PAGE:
Monday, January 28, 2019

Resisting Big Food

The influence of “Big Food” must be curbed around the world if obesity, malnutrition and climate change are to be effectively tackled, according to a report by a commission of experts brought together by the Lancet medical journal. A third major global problem is interlinked – climate change that is worsened by food production, waste and transportation. Overconsumption of junk food and not having enough to eat are two sides of the malnutrition coin, it said. As an example of the interconnection of obesity, malnutrition and climate change, the experts said reducing red meat consumption through taxes, redirected subsidies, health and environmental labelling, and social marketing would lead to healthier diets, prevention of cancer and obesity, more land for efficient, sustainable agriculture, opportunities to reduce undernutrition, and lower greenhouse gas emissions from agriculture.

Prof Boyd Swinburn of the University of Auckland, the co-chair of the commission, said: “Until now, undernutrition and obesity have been seen as polar opposites of either too few or too many calories. In reality, they are both driven by the same unhealthy, inequitable food systems, underpinned by the same political economy that is single-focused on economic growth and ignores the negative health and equity outcomes. Climate change has the same story of profits and power ignoring the environmental damage caused by current food systems, transportation, urban design and land use.”
Fiona Sing of the World Cancer Research Fund said: “We support the implementation of a global treaty to limit the political influence of big food. How we produce and consume food is possibly the most important determinant of both human and environmental health worldwide. Obesity and undernutrition affect billions of people and are major drivers in diet-related non-communicable diseases, including cancer.”

The commission said civil society must step up to counter the commercial interests and lobbying of the food industry.  It called for a UN treaty along the lines of the Framework Convention on Tobacco Control to support countries in drawing up sustainable and healthy food policies. As the FCTC does with the tobacco industry, the proposed treaty would ban food and drink companies from discussions. The commission also recommended removing subsidies for agriculture and transport that contribute to poor diet and health. It proposed a $1bn (£760m) fund for civil society organisations that want to take on the food industry and press for sugar taxes and other measures to improve diets. No country has succeeded in reversing its obesity epidemic, said the experts, who argued a broader attack is needed.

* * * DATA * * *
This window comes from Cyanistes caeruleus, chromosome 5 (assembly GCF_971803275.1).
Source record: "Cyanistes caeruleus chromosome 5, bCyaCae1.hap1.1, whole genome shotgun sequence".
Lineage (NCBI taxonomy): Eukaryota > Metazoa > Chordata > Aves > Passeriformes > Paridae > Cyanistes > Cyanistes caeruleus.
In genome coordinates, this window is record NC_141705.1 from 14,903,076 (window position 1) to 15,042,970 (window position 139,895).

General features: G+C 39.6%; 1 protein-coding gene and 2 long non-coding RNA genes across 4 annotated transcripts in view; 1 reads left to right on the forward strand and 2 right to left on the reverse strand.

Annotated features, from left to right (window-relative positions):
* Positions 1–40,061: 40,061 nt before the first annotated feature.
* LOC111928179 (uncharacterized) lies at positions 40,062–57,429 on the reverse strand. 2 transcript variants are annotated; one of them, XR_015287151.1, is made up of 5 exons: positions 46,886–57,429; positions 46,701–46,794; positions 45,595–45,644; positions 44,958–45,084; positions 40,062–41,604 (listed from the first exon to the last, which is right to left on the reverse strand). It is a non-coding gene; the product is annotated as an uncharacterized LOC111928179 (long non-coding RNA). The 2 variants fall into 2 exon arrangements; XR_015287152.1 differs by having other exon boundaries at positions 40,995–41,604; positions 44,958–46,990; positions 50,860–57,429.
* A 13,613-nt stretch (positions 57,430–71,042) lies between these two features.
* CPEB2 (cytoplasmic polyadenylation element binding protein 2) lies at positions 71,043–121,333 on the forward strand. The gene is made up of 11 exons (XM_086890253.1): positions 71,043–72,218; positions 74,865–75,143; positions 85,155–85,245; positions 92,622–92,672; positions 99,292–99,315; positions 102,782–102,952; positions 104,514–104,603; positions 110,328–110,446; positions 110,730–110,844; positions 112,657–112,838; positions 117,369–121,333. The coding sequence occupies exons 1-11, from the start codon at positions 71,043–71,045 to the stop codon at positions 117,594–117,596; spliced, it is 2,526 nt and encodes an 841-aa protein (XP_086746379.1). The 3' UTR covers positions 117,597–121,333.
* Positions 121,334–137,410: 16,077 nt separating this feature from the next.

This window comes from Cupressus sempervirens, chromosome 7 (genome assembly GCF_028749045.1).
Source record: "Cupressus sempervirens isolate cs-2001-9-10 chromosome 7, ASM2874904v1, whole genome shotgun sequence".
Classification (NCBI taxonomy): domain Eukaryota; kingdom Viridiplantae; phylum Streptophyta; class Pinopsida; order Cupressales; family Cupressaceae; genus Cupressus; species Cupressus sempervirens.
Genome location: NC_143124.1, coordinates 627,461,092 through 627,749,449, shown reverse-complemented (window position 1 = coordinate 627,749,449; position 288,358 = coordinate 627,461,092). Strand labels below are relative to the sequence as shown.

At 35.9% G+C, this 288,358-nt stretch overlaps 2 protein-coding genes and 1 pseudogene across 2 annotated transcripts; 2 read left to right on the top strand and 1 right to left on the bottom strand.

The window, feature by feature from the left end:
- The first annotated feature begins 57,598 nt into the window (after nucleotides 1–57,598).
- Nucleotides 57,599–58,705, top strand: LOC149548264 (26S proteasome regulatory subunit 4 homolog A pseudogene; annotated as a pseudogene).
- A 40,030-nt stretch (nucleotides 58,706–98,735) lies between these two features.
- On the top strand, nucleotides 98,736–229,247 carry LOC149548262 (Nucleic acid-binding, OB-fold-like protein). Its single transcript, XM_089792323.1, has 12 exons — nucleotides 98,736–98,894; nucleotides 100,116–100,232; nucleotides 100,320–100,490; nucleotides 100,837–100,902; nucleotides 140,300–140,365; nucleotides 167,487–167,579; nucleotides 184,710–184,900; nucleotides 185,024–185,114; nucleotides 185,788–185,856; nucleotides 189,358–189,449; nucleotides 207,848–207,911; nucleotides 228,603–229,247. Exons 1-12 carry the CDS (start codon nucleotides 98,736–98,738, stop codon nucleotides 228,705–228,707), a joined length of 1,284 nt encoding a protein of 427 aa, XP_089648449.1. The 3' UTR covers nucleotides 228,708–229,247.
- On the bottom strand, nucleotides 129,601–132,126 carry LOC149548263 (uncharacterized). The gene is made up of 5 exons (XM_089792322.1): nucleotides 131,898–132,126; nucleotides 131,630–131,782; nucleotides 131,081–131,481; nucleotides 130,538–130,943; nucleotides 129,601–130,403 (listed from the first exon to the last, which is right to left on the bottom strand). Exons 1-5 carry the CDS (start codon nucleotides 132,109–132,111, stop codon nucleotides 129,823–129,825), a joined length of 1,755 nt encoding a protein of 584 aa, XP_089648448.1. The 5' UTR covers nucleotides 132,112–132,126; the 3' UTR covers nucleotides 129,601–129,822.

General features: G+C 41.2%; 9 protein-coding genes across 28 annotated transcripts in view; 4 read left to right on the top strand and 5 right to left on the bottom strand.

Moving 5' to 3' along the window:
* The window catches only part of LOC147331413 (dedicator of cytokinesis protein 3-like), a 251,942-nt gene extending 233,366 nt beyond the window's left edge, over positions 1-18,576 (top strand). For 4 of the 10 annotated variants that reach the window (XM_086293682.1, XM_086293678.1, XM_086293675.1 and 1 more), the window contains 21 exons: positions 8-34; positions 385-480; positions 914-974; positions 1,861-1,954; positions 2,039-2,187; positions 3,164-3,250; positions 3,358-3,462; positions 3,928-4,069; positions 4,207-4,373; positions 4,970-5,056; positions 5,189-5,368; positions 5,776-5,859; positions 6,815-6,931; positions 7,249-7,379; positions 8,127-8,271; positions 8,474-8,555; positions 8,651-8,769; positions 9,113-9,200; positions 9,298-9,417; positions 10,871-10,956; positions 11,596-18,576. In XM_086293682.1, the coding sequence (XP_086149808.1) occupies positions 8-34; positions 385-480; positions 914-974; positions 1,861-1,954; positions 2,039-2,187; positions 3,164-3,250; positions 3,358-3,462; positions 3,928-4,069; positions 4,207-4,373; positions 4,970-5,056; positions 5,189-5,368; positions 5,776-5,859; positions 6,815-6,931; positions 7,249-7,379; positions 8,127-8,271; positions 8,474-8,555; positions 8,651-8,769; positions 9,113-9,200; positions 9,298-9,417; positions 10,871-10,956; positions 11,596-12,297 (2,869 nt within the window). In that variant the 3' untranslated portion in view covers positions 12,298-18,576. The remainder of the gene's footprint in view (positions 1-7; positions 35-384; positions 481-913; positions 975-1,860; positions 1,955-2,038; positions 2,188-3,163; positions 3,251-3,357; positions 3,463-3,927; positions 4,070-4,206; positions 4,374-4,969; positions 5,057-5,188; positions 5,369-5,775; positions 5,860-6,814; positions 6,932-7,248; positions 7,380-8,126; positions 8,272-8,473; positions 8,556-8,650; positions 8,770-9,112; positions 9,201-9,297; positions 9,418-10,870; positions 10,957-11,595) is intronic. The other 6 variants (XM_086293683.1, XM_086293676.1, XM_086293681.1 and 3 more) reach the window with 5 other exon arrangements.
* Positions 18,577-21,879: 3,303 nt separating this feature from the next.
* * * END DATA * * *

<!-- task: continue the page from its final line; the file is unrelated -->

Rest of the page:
The food and drink industry has enormous power and the money to exert pressure on governments, said Tim Lobstein of the World Obesity Federation, one of the commissioners. In the US Congress, he pointed out, there are 294 lobbyists from food and drink companies, more than from either the tobacco or alcohol industries.

“Of that, two-thirds are former Congress staff, so they know what they are doing. That level of lobbying is devoted to preserving the status quo. It is a major barrier to change and must be challenged,” he said.
In the US and Australia, food industry pressure succeeded in keeping sustainability out of national dietary guidelines, the commission said. In the US, subsidies for fossil fuels keep petrol prices artificially low, encouraging car use rather than cycling, walking or taking public transport.
From a survey by Ocean Conservancy, 70% of the 10 most common types of plastic waste in seas is from food and drink. Food wrappers, plastic bottles, bottle tops and grocery bags are in the top five items found.
“All these things are interrelated,” Lobstein said. “There are compounds in plastics that are endocrine disruptors, which may be contributing to obesity. If plastics in the food chain are causing weight gain, we will need win-win solutions to improve the food supply while saving the planet.”

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